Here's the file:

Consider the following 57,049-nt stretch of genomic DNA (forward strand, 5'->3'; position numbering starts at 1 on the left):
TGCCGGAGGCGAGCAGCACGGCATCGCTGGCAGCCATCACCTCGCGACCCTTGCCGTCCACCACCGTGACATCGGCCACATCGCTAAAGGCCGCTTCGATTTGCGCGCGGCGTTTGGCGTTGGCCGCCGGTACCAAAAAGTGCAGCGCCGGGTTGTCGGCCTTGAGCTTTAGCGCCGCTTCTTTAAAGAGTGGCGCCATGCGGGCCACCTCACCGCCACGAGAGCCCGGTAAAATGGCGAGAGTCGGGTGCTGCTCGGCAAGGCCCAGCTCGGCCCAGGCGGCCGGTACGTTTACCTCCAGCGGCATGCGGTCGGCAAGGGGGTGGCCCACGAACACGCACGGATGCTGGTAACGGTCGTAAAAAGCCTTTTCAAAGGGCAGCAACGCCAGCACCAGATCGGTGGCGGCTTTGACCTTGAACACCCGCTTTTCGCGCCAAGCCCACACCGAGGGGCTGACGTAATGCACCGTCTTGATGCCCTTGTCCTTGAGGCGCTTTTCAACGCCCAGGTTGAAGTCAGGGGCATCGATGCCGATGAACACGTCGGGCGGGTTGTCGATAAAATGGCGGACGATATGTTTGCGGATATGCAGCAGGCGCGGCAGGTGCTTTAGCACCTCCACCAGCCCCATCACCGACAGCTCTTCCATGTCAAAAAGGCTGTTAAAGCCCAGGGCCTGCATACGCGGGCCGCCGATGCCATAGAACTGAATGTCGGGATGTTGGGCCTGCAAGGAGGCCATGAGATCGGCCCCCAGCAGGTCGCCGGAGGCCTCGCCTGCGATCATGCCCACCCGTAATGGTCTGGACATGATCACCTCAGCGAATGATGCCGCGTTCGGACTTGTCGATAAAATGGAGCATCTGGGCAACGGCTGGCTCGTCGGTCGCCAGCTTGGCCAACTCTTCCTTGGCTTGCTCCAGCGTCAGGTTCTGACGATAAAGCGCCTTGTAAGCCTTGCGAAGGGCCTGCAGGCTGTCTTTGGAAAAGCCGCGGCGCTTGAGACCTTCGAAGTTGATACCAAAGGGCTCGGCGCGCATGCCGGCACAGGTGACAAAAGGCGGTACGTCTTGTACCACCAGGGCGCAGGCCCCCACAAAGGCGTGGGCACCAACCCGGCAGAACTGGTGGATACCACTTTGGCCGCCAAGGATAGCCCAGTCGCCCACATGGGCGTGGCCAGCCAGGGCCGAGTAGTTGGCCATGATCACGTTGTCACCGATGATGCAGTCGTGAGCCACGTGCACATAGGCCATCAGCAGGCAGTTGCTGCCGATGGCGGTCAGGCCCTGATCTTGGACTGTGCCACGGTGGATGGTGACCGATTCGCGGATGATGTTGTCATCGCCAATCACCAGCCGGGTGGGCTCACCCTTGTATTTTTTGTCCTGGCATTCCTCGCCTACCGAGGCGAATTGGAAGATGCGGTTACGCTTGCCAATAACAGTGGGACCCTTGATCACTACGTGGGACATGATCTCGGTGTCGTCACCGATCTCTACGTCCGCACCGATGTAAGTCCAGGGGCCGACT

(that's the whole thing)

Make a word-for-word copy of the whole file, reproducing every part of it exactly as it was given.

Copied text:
Consider the following 57,049-nt stretch of genomic DNA (forward strand, 5'->3'; position numbering starts at 1 on the left):
TGCCGGAGGCGAGCAGCACGGCATCGCTGGCAGCCATCACCTCGCGACCCTTGCCGTCCACCACCGTGACATCGGCCACATCGCTAAAGGCCGCTTCGATTTGCGCGCGGCGTTTGGCGTTGGCCGCCGGTACCAAAAAGTGCAGCGCCGGGTTGTCGGCCTTGAGCTTTAGCGCCGCTTCTTTAAAGAGTGGCGCCATGCGGGCCACCTCACCGCCACGAGAGCCCGGTAAAATGGCGAGAGTCGGGTGCTGCTCGGCAAGGCCCAGCTCGGCCCAGGCGGCCGGTACGTTTACCTCCAGCGGCATGCGGTCGGCAAGGGGGTGGCCCACGAACACGCACGGATGCTGGTAACGGTCGTAAAAAGCCTTTTCAAAGGGCAGCAACGCCAGCACCAGATCGGTGGCGGCTTTGACCTTGAACACCCGCTTTTCGCGCCAAGCCCACACCGAGGGGCTGACGTAATGCACCGTCTTGATGCCCTTGTCCTTGAGGCGCTTTTCAACGCCCAGGTTGAAGTCAGGGGCATCGATGCCGATGAACACGTCGGGCGGGTTGTCGATAAAATGGCGGACGATATGTTTGCGGATATGCAGCAGGCGCGGCAGGTGCTTTAGCACCTCCACCAGCCCCATCACCGACAGCTCTTCCATGTCAAAAAGGCTGTTAAAGCCCAGGGCCTGCATACGCGGGCCGCCGATGCCATAGAACTGAATGTCGGGATGTTGGGCCTGCAAGGAGGCCATGAGATCGGCCCCCAGCAGGTCGCCGGAGGCCTCGCCTGCGATCATGCCCACCCGTAATGGTCTGGACATGATCACCTCAGCGAATGATGCCGCGTTCGGACTTGTCGATAAAATGGAGCATCTGGGCAACGGCTGGCTCGTCGGTCGCCAGCTTGGCCAACTCTTCCTTGGCTTGCTCCAGCGTCAGGTTCTGACGATAAAGCGCCTTGTAAGCCTTGCGAAGGGCCTGCAGGCTGTCTTTGGAAAAGCCGCGGCGCTTGAGACCTTCGAAGTTGATACCAAAGGGCTCGGCGCGCATGCCGGCACAGGTGACAAAAGGCGGTACGTCTTGTACCACCAGGGCGCAGGCCCCCACAAAGGCGTGGGCACCAACCCGGCAGAACTGGTGGATACCACTTTGGCCGCCAAGGATAGCCCAGTCGCCCACATGGGCGTGGCCAGCCAGGGCCGAGTAGTTGGCCATGATCACGTTGTCACCGATGATGCAGTCGTGAGCCACGTGCACATAGGCCATCAGCAGGCAGTTGCTGCCGATGGCGGTCAGGCCCTGATCTTGGACTGTGCCACGGTGGATGGTGACCGATTCGCGGATGATGTTGTCATCGCCAATCACCAGCCGGGTGGGCTCACCCTTGTATTTTTTGTCCTGGCATTCCTCGCCTACCGAGGCGAATTGGAAGATGCGGTTACGCTTGCCAATAACAGTGGGACCCTTGATCACTACGTGGGACATGATCTCGGTGTCGTCACCGATCTCTACGTCCGCACCGATGTAAGTCCAGGGGCCGACT